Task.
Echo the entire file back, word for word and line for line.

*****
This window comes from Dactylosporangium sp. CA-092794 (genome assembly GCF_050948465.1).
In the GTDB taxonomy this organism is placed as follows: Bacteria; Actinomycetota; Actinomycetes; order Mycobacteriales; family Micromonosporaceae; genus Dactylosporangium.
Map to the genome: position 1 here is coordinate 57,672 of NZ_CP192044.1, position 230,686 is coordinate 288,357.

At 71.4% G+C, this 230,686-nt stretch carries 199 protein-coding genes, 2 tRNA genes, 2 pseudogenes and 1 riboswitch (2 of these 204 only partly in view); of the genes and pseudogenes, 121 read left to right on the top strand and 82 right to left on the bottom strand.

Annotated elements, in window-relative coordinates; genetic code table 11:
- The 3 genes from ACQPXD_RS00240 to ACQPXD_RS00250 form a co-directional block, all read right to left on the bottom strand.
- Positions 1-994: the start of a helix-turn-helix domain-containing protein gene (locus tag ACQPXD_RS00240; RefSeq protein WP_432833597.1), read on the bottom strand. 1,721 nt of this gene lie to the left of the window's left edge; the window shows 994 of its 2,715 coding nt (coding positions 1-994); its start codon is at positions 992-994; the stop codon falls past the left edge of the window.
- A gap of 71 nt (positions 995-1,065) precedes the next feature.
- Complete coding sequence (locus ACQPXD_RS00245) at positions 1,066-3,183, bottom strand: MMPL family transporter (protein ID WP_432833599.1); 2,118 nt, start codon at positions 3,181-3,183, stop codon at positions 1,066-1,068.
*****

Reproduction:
This window comes from Dactylosporangium sp. CA-092794 (genome assembly GCF_050948465.1).
In the GTDB taxonomy this organism is placed as follows: Bacteria; Actinomycetota; Actinomycetes; order Mycobacteriales; family Micromonosporaceae; genus Dactylosporangium.
Map to the genome: position 1 here is coordinate 57,672 of NZ_CP192044.1, position 230,686 is coordinate 288,357.

At 71.4% G+C, this 230,686-nt stretch carries 199 protein-coding genes, 2 tRNA genes, 2 pseudogenes and 1 riboswitch (2 of these 204 only partly in view); of the genes and pseudogenes, 121 read left to right on the top strand and 82 right to left on the bottom strand.

Annotated elements, in window-relative coordinates; genetic code table 11:
- The 3 genes from ACQPXD_RS00240 to ACQPXD_RS00250 form a co-directional block, all read right to left on the bottom strand.
- Positions 1-994: the start of a helix-turn-helix domain-containing protein gene (locus tag ACQPXD_RS00240; RefSeq protein WP_432833597.1), read on the bottom strand. 1,721 nt of this gene lie to the left of the window's left edge; the window shows 994 of its 2,715 coding nt (coding positions 1-994); its start codon is at positions 992-994; the stop codon falls past the left edge of the window.
- A gap of 71 nt (positions 995-1,065) precedes the next feature.
- Complete coding sequence (locus ACQPXD_RS00245) at positions 1,066-3,183, bottom strand: MMPL family transporter (protein ID WP_432833599.1); 2,118 nt, start codon at positions 3,181-3,183, stop codon at positions 1,066-1,068.